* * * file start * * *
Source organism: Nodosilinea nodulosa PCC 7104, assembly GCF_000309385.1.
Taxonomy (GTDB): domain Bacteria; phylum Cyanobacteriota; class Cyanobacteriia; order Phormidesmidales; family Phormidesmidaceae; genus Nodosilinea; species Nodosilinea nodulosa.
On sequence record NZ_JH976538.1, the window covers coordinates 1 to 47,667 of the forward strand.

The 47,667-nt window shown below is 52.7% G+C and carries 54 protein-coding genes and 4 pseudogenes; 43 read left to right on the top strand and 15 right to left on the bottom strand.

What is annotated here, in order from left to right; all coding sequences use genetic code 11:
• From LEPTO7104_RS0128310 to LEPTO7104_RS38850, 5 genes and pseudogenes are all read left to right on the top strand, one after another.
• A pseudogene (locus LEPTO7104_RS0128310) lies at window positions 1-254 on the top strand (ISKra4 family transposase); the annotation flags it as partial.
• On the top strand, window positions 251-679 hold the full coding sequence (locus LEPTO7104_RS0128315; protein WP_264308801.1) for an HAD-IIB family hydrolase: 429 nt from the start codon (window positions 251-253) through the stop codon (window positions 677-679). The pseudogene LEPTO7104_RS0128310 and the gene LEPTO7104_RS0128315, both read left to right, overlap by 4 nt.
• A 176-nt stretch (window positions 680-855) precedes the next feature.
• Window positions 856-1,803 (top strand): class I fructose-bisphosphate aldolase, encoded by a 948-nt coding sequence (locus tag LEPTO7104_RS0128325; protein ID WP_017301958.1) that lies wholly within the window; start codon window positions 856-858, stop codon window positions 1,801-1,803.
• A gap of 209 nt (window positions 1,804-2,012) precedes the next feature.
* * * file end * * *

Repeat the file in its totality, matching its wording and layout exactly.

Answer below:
Source organism: Nodosilinea nodulosa PCC 7104, assembly GCF_000309385.1.
Taxonomy (GTDB): domain Bacteria; phylum Cyanobacteriota; class Cyanobacteriia; order Phormidesmidales; family Phormidesmidaceae; genus Nodosilinea; species Nodosilinea nodulosa.
On sequence record NZ_JH976538.1, the window covers coordinates 1 to 47,667 of the forward strand.

The 47,667-nt window shown below is 52.7% G+C and carries 54 protein-coding genes and 4 pseudogenes; 43 read left to right on the top strand and 15 right to left on the bottom strand.

What is annotated here, in order from left to right; all coding sequences use genetic code 11:
• From LEPTO7104_RS0128310 to LEPTO7104_RS38850, 5 genes and pseudogenes are all read left to right on the top strand, one after another.
• A pseudogene (locus LEPTO7104_RS0128310) lies at window positions 1-254 on the top strand (ISKra4 family transposase); the annotation flags it as partial.
• On the top strand, window positions 251-679 hold the full coding sequence (locus LEPTO7104_RS0128315; protein WP_264308801.1) for an HAD-IIB family hydrolase: 429 nt from the start codon (window positions 251-253) through the stop codon (window positions 677-679). The pseudogene LEPTO7104_RS0128310 and the gene LEPTO7104_RS0128315, both read left to right, overlap by 4 nt.
• A 176-nt stretch (window positions 680-855) precedes the next feature.
• Window positions 856-1,803 (top strand): class I fructose-bisphosphate aldolase, encoded by a 948-nt coding sequence (locus tag LEPTO7104_RS0128325; protein ID WP_017301958.1) that lies wholly within the window; start codon window positions 856-858, stop codon window positions 1,801-1,803.
• A gap of 209 nt (window positions 1,804-2,012) precedes the next feature.